In a session of hatha yoga, you will most certainly work on poses like the downward facing dog and forward bends, which lengthen and relax your spine and hamstrings. These two poses are in almost every form of yoga and an integral part of the sun salutations used in vinyasa yoga. Both of these are half inversions and having your head below your heart or being ‘upside down’ will not only give you new perspective, it will also boost your circulation and aid lymphatic drainage.
"Hatha yoga teaches us to use the body as a bow, asana as the arrow. And the soul as the target ." – BKS Iyengar
Cat and cow poses, together with back bends like the locust pose and body twists are all asanas to work on re-adjusting and neutralising your spine.
You will also work on core strength and one of the greatest benefits that will come from these types of poses is correct posture and teaching your muscles to engage correctly in everyday tasks, like lifting a box.
More advance poses like the triangle pose (trikonasana), tree pose, or shoulder stand are there to work on balance and alignment where you use your dristhi (gaze) to focus on a specific area and keep your balance. Balancing poses help us to become physically stronger and better aligned, but they also teach the mind to quieten down and focus on the present moment and our bodies during that moment.
Child’s pose (balasana) and corpse pose (shavasana) are two poses used to relax the body and comfort the mind. Used at the beginning or the end of the practice, they are used to ground you and focus on your practice and your body. It is also during these poses that a yoga teacher will instruct you to focus on your breathing or do a body scan to improve your mind-body connection.
Why Hatha Yoga Is a Good Start?
Hatha yoga is a great start for any person who is interested in trying yoga for the first time.
The main reason for this is the fact that it can be adapted to suit the level of the yogi. Its slow pace allows you to focus more on getting the posture right and also allows the yoga teacher to instruct you on how to get in and out of poses, go deeper with progressions or make it easier with regression poses.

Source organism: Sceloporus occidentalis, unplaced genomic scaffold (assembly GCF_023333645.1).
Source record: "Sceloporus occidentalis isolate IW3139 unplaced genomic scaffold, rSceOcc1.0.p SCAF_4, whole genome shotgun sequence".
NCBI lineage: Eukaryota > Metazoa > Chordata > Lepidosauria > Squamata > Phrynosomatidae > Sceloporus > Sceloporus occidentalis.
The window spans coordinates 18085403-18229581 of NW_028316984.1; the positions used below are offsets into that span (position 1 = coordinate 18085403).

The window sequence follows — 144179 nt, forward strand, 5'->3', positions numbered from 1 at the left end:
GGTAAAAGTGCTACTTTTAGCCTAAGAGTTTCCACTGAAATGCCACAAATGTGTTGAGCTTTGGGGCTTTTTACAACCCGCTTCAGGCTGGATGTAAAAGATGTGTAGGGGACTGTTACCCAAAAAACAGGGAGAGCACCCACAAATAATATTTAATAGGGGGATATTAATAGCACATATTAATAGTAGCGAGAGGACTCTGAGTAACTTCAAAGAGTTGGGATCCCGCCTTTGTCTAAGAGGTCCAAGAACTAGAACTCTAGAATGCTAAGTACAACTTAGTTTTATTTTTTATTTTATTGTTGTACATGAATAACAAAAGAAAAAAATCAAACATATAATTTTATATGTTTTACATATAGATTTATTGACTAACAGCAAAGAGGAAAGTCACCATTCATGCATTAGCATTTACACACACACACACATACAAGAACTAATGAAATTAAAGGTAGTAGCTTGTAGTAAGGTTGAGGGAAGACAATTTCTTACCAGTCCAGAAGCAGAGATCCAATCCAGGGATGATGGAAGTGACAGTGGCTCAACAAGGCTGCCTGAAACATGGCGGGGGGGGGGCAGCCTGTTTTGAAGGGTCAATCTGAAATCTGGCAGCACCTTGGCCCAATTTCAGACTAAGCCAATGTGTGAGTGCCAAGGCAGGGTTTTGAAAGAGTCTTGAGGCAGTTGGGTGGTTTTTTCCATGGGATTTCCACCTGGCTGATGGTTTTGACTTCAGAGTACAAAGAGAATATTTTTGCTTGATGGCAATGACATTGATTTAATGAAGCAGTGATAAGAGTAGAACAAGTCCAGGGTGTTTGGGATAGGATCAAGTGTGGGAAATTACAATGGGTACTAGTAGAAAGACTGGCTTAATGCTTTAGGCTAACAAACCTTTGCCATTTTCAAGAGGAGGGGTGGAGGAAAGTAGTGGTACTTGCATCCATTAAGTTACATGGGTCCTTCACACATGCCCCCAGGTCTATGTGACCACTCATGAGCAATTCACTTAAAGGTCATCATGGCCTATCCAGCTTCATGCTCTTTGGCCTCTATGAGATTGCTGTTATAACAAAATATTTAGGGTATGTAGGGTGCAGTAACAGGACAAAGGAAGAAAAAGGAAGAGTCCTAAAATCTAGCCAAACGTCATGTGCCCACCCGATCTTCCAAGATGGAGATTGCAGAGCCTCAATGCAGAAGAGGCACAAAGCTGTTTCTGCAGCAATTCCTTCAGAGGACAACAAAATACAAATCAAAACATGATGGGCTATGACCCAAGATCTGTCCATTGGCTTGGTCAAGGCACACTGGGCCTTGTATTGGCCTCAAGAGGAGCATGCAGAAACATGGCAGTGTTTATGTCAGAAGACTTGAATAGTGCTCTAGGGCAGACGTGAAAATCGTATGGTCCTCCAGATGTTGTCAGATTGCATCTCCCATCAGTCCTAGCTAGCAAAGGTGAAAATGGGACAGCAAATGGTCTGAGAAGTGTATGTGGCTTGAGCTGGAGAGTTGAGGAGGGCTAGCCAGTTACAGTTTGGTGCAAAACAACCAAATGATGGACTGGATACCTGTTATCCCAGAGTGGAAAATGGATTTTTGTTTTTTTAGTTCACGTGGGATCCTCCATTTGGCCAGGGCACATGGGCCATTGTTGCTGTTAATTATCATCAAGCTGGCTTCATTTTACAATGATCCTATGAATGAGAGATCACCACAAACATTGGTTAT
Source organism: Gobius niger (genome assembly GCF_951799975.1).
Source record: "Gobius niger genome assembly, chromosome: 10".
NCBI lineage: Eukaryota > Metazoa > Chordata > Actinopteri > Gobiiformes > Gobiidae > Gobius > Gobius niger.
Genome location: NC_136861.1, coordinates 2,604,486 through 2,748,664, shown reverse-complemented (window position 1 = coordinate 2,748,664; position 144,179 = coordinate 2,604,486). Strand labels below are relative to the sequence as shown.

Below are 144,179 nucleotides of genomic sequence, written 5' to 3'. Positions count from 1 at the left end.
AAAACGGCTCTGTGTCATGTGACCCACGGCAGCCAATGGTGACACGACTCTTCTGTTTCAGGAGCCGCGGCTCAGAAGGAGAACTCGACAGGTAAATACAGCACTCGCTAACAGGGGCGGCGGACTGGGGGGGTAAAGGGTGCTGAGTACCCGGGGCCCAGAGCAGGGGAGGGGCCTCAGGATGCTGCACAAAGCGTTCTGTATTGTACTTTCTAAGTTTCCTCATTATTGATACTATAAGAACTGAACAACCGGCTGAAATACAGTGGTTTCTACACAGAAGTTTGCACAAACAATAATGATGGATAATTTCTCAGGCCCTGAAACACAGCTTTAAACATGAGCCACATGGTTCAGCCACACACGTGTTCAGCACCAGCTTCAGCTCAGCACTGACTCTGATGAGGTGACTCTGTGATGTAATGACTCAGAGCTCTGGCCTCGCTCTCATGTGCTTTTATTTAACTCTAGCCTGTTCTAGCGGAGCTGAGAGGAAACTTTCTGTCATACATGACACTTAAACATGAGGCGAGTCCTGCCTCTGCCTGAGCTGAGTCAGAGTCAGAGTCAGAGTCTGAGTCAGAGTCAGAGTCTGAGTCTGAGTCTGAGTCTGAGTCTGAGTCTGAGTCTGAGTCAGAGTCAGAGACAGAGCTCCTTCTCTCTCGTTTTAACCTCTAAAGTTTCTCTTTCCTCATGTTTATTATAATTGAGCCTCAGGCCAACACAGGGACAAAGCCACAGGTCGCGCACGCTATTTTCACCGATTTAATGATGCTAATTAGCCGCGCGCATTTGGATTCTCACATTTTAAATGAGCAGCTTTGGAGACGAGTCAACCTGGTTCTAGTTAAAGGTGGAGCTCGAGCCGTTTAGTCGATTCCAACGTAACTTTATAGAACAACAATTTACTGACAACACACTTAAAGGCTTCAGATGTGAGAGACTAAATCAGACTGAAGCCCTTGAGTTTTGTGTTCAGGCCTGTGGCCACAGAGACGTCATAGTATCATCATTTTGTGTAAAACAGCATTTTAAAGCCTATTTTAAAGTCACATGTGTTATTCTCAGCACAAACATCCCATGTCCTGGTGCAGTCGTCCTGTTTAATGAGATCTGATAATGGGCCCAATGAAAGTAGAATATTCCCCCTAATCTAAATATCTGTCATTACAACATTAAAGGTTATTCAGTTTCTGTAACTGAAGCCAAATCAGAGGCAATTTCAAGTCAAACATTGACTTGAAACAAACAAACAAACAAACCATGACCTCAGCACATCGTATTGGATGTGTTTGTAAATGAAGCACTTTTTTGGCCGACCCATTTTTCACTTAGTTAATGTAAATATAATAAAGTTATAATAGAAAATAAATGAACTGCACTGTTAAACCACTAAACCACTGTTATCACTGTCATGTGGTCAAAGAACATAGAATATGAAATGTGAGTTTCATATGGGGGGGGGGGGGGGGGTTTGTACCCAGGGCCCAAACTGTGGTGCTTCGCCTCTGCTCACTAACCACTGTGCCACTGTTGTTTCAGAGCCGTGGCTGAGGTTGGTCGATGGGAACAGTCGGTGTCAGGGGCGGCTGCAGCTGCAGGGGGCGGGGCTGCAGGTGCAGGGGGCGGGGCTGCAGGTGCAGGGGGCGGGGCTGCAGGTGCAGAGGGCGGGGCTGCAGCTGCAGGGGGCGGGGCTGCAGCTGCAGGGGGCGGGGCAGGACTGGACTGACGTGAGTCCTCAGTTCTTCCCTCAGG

Most yoga instructors have their own style and they might not approach hatha in exactly the same way. Some of them use techniques generally associated with restorative or cardiovascular styles of yoga. Therefore, ensure that you do your research and go to a yoga teacher who gives a hatha class you will enjoy.
Speak to your friends and family about their experiences with yoga studios or group classes. You can also try yoga at home by getting a yoga teacher in your area or one that will teach you online.
Your practice can be adapted according to your personal needs and you can ask your yoga teacher to spend more time on things you enjoy like pranayama (breathing techniques). They can also tweak your sessions to focus on your weak areas and rehabilitate areas of injury. All of this would not be possible in public classes and you will benefit from having a custom-made yoga class.
A Quick Glimpse at the Benefits of Yoga
Yoga works on your physical body, and the technique of hatha uses the body as exploration to help you identify and eliminate some mental blockages that might be holding you back from living a healthy and wholesome life.
Some of the benefits yoga can offer you, as proved by research include the following:
- Reduce stress
- Improve cardiovascular health
- Can lower blood pressure and cholesterol
- Purify and detoxify your body
- Lengthen and strengthen muscles
- Increase your flexibility and mobility
- Improve your overall mood
- Strengthen the immune system.
Read more about the scientific benefits of yoga here.
Go Try Out Hatha Yoga
We hope that you are excited and ready to try your first hatha yoga class.
Make sure you wear yoga clothes or workout gear that is tight fitting and won’t get in the way. Your first class will hopefully give your body a nice warm glow, so have some water on stand-by.
Approach your first class with an open mind and relax. The journey is all about you and what you make of it, but if you stick with yoga it will help you become a healthier and happier version of yourself.